The finance industry wears the pants but it is a lot of bark and no bite.
I work in a private equity firm on Park Avenue. Every morning during my commute to work I’m surrounded by men in monotone suits and extra shiny shoes. My quirky style isn’t the only way I stand out. I’m a minority woman working in an industry known for its chauvinistic attitude and strong patriarchal ties. In fact I happen to be the only woman in my office and yes, sometimes it is as bad as you think. I have to listen to bro jokes and occasional snarks about women. Still, my Type A personality helps me feel right at home. I learned that working in the boys club is a constant dance of saying just enough or not saying anything at all, accommodating their needs versus imposing mine, and including them in the feminist conversation without hurting egos. Most importantly though, I learned how to get smart about money.
Here are a few things worth sharing from my experience:
1. People who work in finance suffer from know-it-all syndrome. They state things as fact and you should always take whatever they say with a grain of salt because although they appear smart, they are often super biased.
2. There is absolutely nothing scary about investing and you don’t need to have all the answers to start. Just do it! Robinhood is a great app for first time investors, you can buy and sell stocks on the platform without paying management fees. Trust me, future you will thank you for owning shares of Facebook (maybe?).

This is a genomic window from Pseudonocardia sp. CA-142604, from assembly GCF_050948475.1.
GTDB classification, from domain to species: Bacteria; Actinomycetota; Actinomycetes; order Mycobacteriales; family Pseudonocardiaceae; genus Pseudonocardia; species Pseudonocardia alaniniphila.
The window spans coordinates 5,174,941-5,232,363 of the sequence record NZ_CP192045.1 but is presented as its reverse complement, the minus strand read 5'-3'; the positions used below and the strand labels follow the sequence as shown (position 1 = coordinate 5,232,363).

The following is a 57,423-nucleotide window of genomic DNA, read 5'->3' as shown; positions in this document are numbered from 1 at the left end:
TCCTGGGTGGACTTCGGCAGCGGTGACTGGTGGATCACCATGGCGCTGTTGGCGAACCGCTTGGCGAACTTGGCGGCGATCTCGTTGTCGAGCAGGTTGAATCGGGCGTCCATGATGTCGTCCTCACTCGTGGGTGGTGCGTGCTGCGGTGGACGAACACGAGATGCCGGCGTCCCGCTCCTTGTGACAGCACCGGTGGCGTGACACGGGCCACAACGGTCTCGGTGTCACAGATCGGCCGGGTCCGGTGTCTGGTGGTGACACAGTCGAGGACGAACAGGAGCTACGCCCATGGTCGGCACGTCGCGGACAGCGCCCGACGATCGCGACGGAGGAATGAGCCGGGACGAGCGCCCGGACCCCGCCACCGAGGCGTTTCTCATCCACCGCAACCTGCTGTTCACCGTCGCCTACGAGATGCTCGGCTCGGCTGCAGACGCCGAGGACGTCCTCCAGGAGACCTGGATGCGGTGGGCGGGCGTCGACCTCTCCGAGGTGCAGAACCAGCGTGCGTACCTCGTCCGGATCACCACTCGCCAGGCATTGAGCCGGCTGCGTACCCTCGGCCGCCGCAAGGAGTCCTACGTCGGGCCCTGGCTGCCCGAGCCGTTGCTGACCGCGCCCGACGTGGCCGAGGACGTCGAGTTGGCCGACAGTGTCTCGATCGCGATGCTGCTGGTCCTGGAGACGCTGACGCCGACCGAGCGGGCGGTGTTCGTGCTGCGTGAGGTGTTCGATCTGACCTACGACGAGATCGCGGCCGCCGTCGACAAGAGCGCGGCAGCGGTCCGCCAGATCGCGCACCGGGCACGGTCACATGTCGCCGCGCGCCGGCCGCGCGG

3. Money is a tool, not a commodity. So the right way to use it is to put it to use; you can begin by opening up an IRA account and getting serious about managing your expenses. I have an awesome accountant who created my own personalized expense spreadsheet to help keep track of my finances. As a small business owner, it’s important to know where all your money goes (cc: Uber). If you’re curious about your spending habits try working with an expense sheet – you can download one here for free.
4. Educate yourself. The best investors are constantly learning about new businesses or new market trends in order to forecast industry outcomes and make informed decisions about where they put their money. You have to be in a constant state of learning. The Wall Street Journal and Fortune’s Term Sheet are great resources if you’re serious about getting some skin in the game.
5. Start with where you are. Whether you have $10 or $10,000 you can still make your money work for you. There are so many white papers published on the web every day about how to put your money to work – again staying informed is tedious but worth it.
6. Create a monthly appointment with yourself so you can check in with your expenses and goals. Qapital is my favorite set it and forget it savings app and every month I get a kick out of how much I spent versus how much I was able to save. I’m also a Moleskine addict which means writing down goals and ticking them off is my idea of #sosatisfying feels.